As the NBA Draft approaches Thursday night, one question looms large.
Can the Thunder do it again?
Armed with two selections in the bottom third of the first round, the 21st and 29th picks, can the Thunder again come away with a steal?
If anyone can do it, the Thunder seems to be that team. No team has had more success drafting in the 20s over the past six seasons than the Thunder, which over that span has acquired everything from stars to sixth men to promising sleepers.
In 2008, the franchise landed Serge Ibaka with the 24th pick.
In 2011, the Thunder selected Reggie Jackson with the 24th pick.
In 2012, OKC plucked Perry Jones III with the 28th pick.
In 2013, the Thunder moved up three spots and nabbed Andre Roberson with the 26th pick.
This year’s draft pool is widely considered to be the deepest in years, which should only help the Thunder secure another significant late-round selection.
Mock drafts don’t provide any more clarity on which direction the Thunder might go. But a sampling of some of the more popular projections show that there should be plenty of talent available by the time the Thunder is on the clock.
ESPN.com projects the Thunder will select UCLA power forward Ryan Anderson at No. 21 and UCLA shooting guard Jordan Adams at No. 29.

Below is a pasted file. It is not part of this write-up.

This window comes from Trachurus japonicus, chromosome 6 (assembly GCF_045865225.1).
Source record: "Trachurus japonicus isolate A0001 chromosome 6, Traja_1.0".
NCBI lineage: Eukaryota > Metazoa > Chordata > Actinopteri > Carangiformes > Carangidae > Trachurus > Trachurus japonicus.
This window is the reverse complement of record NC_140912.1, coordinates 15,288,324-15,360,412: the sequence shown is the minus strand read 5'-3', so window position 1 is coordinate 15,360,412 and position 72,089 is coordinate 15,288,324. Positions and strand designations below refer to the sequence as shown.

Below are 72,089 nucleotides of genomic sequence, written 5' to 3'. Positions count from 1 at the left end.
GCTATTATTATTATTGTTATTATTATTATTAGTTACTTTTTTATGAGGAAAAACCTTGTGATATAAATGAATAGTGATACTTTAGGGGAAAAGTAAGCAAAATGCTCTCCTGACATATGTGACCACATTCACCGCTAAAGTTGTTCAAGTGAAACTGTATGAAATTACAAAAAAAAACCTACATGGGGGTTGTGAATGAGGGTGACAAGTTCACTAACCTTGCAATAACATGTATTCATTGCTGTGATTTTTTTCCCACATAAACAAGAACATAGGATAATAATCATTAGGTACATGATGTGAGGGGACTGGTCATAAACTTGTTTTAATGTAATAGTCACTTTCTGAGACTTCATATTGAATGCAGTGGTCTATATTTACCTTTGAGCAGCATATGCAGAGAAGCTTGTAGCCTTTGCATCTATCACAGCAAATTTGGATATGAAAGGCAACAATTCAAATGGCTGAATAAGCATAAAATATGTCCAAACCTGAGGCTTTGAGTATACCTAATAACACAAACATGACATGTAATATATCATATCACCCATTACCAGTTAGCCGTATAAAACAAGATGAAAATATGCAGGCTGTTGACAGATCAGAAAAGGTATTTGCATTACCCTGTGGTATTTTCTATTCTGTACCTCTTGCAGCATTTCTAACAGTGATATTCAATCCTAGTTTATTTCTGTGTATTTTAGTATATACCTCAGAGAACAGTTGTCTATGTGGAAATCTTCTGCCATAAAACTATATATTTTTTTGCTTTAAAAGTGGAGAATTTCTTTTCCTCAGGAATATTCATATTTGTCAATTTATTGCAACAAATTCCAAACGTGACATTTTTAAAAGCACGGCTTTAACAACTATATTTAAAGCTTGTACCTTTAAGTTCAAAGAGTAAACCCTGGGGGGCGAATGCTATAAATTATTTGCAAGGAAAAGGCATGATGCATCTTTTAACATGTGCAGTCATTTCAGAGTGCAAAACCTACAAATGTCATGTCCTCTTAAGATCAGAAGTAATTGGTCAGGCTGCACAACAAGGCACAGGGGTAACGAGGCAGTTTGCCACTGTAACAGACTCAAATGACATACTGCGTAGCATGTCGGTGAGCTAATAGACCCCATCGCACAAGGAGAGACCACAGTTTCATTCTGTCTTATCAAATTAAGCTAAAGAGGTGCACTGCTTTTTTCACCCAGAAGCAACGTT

Draftexpress.com projects the Thunder will take Michigan State power forward Adreian Payne at No. 21 and Clemson small forward K.J. McDaniels at No. 29.
NBAdraft.net has penciled in Michigan forward Glenn Robinson III at No. 21 and Swiss big man Clint Capela at No. 29.
It’s all guesswork at this point.
In addition to those prospects, the Thunder could have its pick of players such as Connecticut’s Shabazz Napier, Syracuse’s Tyler Ennis, Wichita State’s Cleanthony Early and Duke’s Rodney Hood.
But should history hold the Thunder is likely to find some type of gem. Many teams have found players in the 20s, and every year quality players seem to slip.
Last year it was Gorgui Dieng (21), Mason Plumlee (22) and Tim Hardaway, Jr. (24).
In 2012, Jared Sullinger fell to 21 and Miles Plumlee dropped to 26.
In 2011, Kenneth Faried was taken 22nd.
In 2010, Quinicy Pondexter, Jordan Crawford and Greivis Vasquez went back-to-back-to-back at 26, 27 and 28.
The list goes on and on.
Taj Gibson was selected 26th in 2009, Nicolas Batum went 25th in 2008, Aaron Brooks, Arron Afflalo and Tiago Splitter went back-to-back-to-back at 26, 27 and 28 in 2007, Rajon Rondo (21) and Kyle Lowry (24) were late first-rounders in 2006.
Tony Parker was selected 28th in 2001.
There’s plenty of evidence that proves there is still great value in the back of the first round.
The talent is there every year. Now it’s simply a matter of what the Thunder wants.
And whether OKC can do it again.